This is because most people won’t take into account the error rate of the system, or will completely underestimate its effects. An accuracy rate of 99% means this – that (1) when a terrorist is detected, the system will register it as a hit 99% of the time, and fail to do so 1% of the time and (2) that when a non-terrorist is detected, the system will not flag them 99% of the time, but register the person as a hit 1% of the time.
Let’s say, further, that the actual number of terrorists in the city is 0.01%. This means that once all 1 million citizens have been tested, the number of true positives registered by the city’s surveillance numbers 99, with the number of false positives at 9,999. 10,098 people have been flagged by the system, of whom just 99 – less than 1% — are actually terrorists.
The Consequences 👮
In the two examples above, it might not seem like that much “harm” has been done to those involved (except, of course, for all the people who were misidentified as terrorists). But the base rate fallacy can have detrimental effects on many aspects of our economy and daily lives.
One of the clearest examples of this is the impact of the fallacy on investment decisions. When making investment decisions, investors generally have access to two different types of information. One type is general information on the movement of a stock over the long-term: the base rate. The second type is more specific information, such as how many basis points the market has shifted, what percentage a company is off in its corporate earnings, or how many times a company has changed management.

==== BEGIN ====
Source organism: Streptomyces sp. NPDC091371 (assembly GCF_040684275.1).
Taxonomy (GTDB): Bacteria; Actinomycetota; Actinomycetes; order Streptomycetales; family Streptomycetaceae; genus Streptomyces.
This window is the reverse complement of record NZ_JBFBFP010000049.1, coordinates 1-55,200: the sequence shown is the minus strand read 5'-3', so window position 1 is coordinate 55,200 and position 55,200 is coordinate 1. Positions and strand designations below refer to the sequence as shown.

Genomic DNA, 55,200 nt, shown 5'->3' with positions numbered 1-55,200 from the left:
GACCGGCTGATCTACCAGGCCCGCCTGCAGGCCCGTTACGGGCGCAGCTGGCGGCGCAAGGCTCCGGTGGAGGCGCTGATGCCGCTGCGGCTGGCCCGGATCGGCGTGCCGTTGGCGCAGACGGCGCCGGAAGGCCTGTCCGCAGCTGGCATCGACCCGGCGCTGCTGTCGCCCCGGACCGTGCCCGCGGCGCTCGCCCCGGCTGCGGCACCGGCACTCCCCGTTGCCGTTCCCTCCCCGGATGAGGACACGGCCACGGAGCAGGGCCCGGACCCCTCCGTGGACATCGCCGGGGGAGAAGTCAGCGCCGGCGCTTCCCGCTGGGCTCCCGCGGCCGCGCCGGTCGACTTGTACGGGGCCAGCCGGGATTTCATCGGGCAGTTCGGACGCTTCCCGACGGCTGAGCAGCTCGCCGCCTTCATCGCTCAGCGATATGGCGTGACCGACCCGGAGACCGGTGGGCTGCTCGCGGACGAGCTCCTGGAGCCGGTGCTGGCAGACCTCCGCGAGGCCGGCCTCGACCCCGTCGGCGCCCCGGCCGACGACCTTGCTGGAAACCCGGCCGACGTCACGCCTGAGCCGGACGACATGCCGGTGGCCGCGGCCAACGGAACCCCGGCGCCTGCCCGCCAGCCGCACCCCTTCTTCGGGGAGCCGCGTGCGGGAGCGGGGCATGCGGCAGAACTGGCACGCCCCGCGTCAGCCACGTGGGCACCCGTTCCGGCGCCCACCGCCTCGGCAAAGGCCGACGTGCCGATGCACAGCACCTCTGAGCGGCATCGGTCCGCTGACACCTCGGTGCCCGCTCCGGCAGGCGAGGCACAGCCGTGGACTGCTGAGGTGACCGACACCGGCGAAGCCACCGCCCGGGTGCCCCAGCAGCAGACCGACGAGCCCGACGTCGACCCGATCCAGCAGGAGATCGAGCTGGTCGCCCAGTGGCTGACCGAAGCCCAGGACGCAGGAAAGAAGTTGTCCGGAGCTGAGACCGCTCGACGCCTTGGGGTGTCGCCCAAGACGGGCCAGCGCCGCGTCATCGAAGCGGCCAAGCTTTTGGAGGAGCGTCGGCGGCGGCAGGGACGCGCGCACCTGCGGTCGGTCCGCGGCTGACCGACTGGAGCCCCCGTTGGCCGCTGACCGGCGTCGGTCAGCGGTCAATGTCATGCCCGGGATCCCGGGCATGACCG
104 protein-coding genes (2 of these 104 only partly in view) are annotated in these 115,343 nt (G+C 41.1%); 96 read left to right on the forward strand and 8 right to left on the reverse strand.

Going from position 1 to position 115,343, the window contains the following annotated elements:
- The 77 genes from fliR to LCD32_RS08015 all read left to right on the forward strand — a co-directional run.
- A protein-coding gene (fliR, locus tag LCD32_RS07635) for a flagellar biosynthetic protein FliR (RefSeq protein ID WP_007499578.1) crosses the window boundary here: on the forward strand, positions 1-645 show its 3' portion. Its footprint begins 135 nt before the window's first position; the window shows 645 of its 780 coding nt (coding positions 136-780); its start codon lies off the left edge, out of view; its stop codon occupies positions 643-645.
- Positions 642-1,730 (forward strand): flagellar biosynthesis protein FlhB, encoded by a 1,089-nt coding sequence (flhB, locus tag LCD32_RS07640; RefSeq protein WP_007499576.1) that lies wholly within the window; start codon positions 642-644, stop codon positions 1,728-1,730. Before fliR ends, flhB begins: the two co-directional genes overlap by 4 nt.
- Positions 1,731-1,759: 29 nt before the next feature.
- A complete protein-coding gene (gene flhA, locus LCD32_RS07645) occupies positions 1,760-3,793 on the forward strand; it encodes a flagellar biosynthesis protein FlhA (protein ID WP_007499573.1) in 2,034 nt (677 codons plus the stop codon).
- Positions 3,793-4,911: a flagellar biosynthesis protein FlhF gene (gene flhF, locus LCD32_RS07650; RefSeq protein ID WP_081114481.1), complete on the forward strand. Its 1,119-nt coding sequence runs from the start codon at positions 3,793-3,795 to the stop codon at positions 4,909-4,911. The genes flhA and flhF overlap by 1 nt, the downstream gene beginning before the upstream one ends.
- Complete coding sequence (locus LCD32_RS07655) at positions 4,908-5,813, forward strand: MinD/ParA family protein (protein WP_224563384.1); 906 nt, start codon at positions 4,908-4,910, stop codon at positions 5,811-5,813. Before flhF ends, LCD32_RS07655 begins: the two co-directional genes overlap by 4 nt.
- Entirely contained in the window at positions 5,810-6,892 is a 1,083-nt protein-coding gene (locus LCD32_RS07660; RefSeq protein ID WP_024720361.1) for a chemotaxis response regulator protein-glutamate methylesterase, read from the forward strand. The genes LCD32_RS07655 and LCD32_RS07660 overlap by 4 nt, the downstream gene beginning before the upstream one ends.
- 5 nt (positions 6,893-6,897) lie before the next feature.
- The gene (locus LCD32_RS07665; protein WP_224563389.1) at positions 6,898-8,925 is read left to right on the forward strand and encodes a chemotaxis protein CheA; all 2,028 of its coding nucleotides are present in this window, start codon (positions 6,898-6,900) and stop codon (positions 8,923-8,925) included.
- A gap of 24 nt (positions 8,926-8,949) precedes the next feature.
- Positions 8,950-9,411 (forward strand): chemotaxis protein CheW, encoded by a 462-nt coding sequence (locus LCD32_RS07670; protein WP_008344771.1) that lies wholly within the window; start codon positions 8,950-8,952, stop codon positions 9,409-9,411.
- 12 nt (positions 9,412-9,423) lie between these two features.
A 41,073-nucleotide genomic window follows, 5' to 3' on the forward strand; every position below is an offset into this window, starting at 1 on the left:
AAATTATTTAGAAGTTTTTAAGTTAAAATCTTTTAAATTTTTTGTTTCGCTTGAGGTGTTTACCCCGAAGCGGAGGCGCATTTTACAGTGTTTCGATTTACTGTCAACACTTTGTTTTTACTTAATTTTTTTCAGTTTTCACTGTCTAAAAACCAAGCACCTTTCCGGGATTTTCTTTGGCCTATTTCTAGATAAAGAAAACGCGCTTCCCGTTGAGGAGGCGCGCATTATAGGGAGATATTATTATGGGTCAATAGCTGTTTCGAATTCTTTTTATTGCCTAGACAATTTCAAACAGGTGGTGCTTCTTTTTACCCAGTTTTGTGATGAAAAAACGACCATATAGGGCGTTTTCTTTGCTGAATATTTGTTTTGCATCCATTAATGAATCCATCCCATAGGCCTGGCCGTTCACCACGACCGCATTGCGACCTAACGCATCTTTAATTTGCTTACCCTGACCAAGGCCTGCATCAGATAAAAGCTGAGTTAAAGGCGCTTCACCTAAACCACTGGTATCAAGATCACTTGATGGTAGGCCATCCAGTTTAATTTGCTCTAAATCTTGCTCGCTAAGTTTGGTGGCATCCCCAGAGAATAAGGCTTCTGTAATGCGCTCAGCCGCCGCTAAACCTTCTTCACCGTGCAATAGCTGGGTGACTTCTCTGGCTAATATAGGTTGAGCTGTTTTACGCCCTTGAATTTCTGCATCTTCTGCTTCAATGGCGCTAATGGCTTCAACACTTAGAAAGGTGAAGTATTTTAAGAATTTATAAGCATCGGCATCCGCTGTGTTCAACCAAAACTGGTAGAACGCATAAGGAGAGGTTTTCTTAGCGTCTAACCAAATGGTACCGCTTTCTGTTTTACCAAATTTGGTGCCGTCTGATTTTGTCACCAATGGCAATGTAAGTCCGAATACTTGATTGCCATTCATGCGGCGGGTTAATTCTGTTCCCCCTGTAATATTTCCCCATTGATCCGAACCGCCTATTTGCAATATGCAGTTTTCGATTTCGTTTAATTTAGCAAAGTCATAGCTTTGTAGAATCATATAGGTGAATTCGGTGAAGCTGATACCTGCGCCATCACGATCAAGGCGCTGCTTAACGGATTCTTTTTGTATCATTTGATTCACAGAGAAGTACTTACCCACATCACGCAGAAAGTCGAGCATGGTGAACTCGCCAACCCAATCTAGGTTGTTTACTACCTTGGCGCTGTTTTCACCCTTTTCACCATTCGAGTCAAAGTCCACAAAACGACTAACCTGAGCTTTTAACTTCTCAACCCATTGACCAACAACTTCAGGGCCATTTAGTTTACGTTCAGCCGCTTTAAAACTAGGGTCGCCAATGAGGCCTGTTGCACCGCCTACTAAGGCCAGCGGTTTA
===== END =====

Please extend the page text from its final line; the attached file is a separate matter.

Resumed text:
This short-term, event-specific information is definitely important for some people, and is often critical for professional traders or short-sellers. Unfortunately, it is often given far more weight than it should be by more “traditional” investors looking to predict the long-term performance of a stock. A company could have a solid financial position, consistent growth rates, and managers with proven track records, but one bad quarter, or a rumor about financial irregularities, can turn many people off.
In the financial world, in fact, the effects of the base rate fallacy are so well known, and so common, that many analysts spend their careers trying to predict when investors will make this kind of mistake. This field is known as “behavioral finance”, and seeks to replace the dated idea that individuals always make “rational” decisions by taking into account the many ways in which they don’t, with the base rate fallacy being a major example of this.
A Final Word
The base rate fallacy goes by many names, and appears almost everywhere that humans make decisions. At the most basic level, it is the tendency for humans to give undue weight to recent, personal, imminent information rather than looking at longer-term trends.
Once you’ve learned to recognize this fallacy, you’ll probably start seeing it everywhere, and perhaps even in your own decisions.